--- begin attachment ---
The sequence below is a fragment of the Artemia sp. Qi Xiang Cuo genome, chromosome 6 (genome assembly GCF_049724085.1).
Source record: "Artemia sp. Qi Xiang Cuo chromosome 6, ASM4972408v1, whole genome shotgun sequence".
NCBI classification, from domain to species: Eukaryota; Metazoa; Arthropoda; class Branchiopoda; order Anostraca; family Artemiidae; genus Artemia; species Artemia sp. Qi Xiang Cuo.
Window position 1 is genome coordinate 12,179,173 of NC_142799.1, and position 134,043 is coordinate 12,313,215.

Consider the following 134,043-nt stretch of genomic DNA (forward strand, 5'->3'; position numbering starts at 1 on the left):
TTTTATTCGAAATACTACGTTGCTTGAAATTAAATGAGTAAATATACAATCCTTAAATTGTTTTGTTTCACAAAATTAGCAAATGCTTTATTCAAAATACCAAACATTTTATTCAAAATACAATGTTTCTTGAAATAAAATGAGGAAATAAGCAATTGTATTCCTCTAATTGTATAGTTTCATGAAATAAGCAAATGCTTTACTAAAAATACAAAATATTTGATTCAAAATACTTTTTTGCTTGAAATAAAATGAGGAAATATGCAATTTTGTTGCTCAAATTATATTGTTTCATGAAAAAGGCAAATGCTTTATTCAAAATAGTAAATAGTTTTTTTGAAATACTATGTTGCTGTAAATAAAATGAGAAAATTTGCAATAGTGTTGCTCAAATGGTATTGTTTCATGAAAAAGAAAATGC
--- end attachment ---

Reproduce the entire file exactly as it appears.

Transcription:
The sequence below is a fragment of the Artemia sp. Qi Xiang Cuo genome, chromosome 6 (genome assembly GCF_049724085.1).
Source record: "Artemia sp. Qi Xiang Cuo chromosome 6, ASM4972408v1, whole genome shotgun sequence".
NCBI classification, from domain to species: Eukaryota; Metazoa; Arthropoda; class Branchiopoda; order Anostraca; family Artemiidae; genus Artemia; species Artemia sp. Qi Xiang Cuo.
Window position 1 is genome coordinate 12,179,173 of NC_142799.1, and position 134,043 is coordinate 12,313,215.

Consider the following 134,043-nt stretch of genomic DNA (forward strand, 5'->3'; position numbering starts at 1 on the left):
TTTTATTCGAAATACTACGTTGCTTGAAATTAAATGAGTAAATATACAATCCTTAAATTGTTTTGTTTCACAAAATTAGCAAATGCTTTATTCAAAATACCAAACATTTTATTCAAAATACAATGTTTCTTGAAATAAAATGAGGAAATAAGCAATTGTATTCCTCTAATTGTATAGTTTCATGAAATAAGCAAATGCTTTACTAAAAATACAAAATATTTGATTCAAAATACTTTTTTGCTTGAAATAAAATGAGGAAATATGCAATTTTGTTGCTCAAATTATATTGTTTCATGAAAAAGGCAAATGCTTTATTCAAAATAGTAAATAGTTTTTTTGAAATACTATGTTGCTGTAAATAAAATGAGAAAATTTGCAATAGTGTTGCTCAAATGGTATTGTTTCATGAAAAAGAAAATGC